Myth: Social media is a marketing channel

social media marketing

It’s not uncommon for companies to look at social media as a marketing channel. Sure, it’s a communication channel but not solely a broadcast channel. So, don’t be surprised when blasting messages about your business and your offering in one direction – from you to them – generates no results. That’s usually the biggest complaint I hear: we’re posting and posting and posting and nothing’s happening – no traffic, no engagement, no sales.

What to do instead: The idea is to engage your audience and to keep them engaged with content that brings value. Also, do fun stuff. Think sweepstakes, giveaways, contests, puzzles, and anything else that requires your fans to engage with your brand to win.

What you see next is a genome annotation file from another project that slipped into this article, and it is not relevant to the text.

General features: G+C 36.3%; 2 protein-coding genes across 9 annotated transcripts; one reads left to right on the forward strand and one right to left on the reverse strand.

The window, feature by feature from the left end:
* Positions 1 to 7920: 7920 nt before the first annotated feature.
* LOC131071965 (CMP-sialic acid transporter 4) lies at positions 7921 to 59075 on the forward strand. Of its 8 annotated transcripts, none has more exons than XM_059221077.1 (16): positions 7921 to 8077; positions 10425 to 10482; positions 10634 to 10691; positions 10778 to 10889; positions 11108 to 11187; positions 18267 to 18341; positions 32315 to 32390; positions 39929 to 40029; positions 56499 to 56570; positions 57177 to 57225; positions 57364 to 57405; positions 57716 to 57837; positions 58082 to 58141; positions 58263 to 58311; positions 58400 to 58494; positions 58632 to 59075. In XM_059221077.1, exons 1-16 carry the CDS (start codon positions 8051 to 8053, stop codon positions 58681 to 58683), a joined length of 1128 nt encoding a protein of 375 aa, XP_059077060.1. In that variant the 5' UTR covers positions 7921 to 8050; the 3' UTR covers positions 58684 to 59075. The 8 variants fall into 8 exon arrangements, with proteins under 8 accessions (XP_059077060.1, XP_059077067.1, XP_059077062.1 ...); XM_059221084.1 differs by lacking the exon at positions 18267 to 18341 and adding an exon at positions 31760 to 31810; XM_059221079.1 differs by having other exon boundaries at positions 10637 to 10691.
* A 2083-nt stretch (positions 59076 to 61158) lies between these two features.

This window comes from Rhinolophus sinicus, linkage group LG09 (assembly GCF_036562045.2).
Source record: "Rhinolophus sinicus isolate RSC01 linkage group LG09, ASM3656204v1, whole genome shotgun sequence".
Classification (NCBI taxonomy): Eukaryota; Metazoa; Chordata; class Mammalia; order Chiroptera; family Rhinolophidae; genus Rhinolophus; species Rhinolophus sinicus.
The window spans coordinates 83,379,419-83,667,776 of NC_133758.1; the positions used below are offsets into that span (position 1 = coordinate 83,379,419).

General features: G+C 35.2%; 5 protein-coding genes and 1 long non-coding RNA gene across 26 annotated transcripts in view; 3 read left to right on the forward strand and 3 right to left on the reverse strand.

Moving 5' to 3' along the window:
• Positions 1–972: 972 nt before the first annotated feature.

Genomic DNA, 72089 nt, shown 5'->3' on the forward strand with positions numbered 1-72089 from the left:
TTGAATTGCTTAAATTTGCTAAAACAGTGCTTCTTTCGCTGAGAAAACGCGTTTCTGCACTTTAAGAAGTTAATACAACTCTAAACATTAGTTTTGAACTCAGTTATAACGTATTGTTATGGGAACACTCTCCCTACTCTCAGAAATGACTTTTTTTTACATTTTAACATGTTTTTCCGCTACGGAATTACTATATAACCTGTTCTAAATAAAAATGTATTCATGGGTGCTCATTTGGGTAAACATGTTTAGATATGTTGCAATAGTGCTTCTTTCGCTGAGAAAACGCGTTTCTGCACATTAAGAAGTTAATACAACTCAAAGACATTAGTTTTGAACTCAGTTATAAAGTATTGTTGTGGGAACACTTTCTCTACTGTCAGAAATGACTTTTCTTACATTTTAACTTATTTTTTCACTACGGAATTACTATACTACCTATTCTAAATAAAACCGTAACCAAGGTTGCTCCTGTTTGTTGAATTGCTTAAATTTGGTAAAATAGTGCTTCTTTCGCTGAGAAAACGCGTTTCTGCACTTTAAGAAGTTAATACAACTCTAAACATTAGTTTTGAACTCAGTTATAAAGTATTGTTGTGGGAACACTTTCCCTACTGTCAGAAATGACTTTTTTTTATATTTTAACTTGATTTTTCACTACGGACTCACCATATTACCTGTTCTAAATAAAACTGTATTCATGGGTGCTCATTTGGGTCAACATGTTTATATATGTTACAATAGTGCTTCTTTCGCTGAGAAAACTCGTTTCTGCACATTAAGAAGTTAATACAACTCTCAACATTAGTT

Myth: High numbers = success

If you think that high numbers equal success, think again. Ok, so your Facebook page has 2,500 fans but that doesn’t necessarily mean that your social media strategy is paying off. Not if you’re posting an update and you only get about five likes and no comments or shares. If no one’s interested in what you have to say or in engaging with your brand, then what’s the point?

Is it possible that you’re posting too often? Or that the content you’re sharing is boring? Or that you’re not posting when your audience is online, during specific hours? You’ll never know unless you look at your analytics.

What to do instead: Make friends with your analytics tools. Every social media channel has tools that allow you to track different engagement metrics. Tools like Hootsuite, Facebook Insights and Google Analytics can help shed some light on metrics that can give you valuable insights into what’s working.